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Education

School voucher program gets 2nd sign-up period

Ohio education officials will give students at the state's most troubled public schools a second opportunity to sign up for vouchers to attend private or nonpublic schools after the first chance at free money generated lukewarm interest.

The second sign-up period will be July 21 to Aug. 4. Vouchers are worth $4,250 annually for grades kindergarten through eight and $5,000 for high school. A list of participating private schools can be found at http://edchoice.ohio.gov.

As of yesterday's deadline, just one of every 20 eligible students statewide had signed up for the scholarships despite mass mailings, advertisements in minority and mainstream media, and community meetings paid for by the state, said J.C. Benton, an Ohio Department of Education spokesman.

But the state does not view the 5 percent participation rate as a disappointment, Mr. Benton said.

Mr. Benton cited a report that noted much lower first-year participation rates in similar programs across the country, including a 0.7 percent rate in the first year of a Milwaukee program; a 0.3 percent rate in Florida's McKay voucher program; and a 1.7 percent rate in the first year of Washington's voucher program. Participation in those programs has grown over time.

The coming 2006-07 school year is the first Ohio has expanded the voucher program beyond Cleveland to include all public schools that fell into the bottom two categories of the state's ranking system for three consecutive years: academic warning and academic emergency.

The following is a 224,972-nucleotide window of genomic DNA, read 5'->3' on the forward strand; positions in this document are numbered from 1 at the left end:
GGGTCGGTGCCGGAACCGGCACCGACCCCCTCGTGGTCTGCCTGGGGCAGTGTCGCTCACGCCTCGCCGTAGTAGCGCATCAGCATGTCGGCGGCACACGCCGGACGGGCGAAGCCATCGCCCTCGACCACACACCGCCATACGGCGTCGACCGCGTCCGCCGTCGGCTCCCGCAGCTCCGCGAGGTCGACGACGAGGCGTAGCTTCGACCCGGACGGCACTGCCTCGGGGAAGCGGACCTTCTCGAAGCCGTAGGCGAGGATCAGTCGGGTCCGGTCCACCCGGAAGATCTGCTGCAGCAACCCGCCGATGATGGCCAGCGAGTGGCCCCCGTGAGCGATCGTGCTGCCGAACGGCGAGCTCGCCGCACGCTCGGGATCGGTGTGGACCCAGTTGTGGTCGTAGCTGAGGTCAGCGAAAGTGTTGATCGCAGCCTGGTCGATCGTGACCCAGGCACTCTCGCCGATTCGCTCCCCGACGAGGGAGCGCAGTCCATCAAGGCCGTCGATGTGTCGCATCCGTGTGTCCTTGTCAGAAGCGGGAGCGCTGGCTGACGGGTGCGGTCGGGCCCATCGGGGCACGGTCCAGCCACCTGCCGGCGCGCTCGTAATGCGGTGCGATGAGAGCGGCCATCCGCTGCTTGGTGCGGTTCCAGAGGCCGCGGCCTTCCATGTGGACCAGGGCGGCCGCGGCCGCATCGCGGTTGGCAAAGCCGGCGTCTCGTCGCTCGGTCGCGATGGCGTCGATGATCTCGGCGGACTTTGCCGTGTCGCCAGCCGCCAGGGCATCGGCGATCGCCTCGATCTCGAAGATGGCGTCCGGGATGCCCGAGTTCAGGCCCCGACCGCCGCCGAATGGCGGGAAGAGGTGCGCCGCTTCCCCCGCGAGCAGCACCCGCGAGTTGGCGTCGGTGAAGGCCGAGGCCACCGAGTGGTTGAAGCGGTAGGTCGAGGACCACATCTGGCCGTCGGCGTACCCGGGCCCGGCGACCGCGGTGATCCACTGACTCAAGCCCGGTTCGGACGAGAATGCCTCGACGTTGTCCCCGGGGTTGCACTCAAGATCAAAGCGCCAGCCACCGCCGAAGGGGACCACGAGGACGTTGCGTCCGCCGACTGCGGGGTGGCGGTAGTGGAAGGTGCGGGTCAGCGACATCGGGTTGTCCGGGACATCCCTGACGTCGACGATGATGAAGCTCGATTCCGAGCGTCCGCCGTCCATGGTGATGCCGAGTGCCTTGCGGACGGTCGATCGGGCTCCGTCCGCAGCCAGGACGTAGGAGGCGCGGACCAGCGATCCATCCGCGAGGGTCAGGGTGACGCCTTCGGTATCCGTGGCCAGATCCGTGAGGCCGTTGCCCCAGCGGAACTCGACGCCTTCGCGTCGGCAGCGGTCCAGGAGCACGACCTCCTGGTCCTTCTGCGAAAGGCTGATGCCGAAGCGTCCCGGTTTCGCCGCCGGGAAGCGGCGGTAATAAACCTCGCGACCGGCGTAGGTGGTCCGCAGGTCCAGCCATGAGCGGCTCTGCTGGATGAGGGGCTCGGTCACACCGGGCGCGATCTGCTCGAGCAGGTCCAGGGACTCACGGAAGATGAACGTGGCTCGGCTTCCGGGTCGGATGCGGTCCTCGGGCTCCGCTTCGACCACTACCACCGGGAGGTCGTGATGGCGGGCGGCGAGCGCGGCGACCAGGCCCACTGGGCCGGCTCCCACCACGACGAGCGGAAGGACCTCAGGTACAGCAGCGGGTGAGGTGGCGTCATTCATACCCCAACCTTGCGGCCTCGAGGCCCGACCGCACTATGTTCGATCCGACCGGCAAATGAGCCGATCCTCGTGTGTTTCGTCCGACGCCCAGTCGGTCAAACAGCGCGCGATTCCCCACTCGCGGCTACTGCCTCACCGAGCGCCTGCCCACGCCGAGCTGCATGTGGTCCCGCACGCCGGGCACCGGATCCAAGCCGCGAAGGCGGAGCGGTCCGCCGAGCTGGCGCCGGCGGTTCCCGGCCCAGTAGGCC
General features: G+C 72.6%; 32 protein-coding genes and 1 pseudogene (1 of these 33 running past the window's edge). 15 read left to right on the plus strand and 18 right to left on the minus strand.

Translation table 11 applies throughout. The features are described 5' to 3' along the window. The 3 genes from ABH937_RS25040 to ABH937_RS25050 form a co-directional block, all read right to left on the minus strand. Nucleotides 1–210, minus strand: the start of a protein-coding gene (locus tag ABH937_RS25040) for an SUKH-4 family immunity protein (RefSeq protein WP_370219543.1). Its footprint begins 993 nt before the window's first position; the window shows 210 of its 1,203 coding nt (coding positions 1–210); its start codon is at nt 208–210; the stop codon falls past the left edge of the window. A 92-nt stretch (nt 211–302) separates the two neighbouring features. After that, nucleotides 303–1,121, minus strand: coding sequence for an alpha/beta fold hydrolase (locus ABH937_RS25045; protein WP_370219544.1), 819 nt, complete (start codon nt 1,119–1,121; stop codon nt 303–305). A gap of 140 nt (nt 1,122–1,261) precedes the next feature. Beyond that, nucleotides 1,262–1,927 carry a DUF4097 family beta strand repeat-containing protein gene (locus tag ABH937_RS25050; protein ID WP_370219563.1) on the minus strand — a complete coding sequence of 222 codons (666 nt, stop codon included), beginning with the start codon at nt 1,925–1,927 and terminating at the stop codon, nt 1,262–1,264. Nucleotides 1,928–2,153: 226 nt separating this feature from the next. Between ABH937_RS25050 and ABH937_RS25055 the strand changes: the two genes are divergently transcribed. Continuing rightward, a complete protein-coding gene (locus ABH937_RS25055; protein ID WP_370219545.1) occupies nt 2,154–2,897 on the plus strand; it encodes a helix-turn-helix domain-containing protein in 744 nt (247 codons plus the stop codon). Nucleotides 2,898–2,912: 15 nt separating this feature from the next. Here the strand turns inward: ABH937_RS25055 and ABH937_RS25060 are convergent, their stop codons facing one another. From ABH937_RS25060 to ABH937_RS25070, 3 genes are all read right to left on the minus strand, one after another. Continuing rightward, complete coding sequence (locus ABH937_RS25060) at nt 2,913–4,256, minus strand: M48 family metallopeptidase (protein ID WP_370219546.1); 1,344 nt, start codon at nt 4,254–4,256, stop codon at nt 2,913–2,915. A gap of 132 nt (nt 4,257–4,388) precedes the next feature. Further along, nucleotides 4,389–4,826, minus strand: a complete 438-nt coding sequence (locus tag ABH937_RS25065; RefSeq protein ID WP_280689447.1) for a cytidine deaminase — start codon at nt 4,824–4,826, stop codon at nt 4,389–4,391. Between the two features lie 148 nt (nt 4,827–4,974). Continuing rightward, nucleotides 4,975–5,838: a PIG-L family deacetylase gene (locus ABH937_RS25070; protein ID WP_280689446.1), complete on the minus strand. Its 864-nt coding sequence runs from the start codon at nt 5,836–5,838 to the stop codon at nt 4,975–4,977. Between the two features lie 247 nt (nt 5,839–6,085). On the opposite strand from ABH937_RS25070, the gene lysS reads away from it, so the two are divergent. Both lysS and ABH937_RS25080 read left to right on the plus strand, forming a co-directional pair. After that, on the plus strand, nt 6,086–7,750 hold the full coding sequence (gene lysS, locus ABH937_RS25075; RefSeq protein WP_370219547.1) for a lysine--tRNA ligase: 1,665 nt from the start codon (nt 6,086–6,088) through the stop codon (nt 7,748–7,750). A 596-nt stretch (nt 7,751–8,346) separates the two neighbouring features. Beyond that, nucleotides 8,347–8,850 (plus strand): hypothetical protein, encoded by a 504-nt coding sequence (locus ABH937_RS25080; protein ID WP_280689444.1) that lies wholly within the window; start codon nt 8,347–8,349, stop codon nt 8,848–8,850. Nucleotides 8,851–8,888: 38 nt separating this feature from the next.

Students at 11 northwest Ohio schools qualified for vouchers:

●In Toledo, they are Cherry Elementary, Nathan Hale Elementary, Pickett Elementary, Scott High School, and Woodward High School.

●In Lima, they are Freedom Elementary, Unity Elementary, Lima High School, Lima North Middle School, and Lima South Middle School.

●In Sandusky, Mills Elementary met the criteria.

Jack Altenburger, superintendent of Toledo's Catholic schools, said he was disappointed by the low number of applications but noted that local interest increased after an article about vouchers appeared in The Blade on May 28.

As of Thursday, the Ohio Department of Education reported that 49 students from four eligible Toledo Public schools had applied.

Some Toledo parents said they were upset over some of the rules governing who can get a voucher.

Sherry Dunn said it is unfair that she will have to pay full tuition for her daughter to attend Central Catholic High School instead of receiving a voucher.

"She went to St. Elizabeth, and they said because she was in a private school already she couldn't get one," Ms. Dunn said.

Students attending charter schools, who would otherwise have to attend one of the poor-performing public schools, can apply for a voucher. But home-schooled students and those who already attend private school are not eligible.

Also, students who will start in the fall at one of the poor-performing public schools - such as in the case of kindergarten or freshman year of high school - are not eligible for a voucher.

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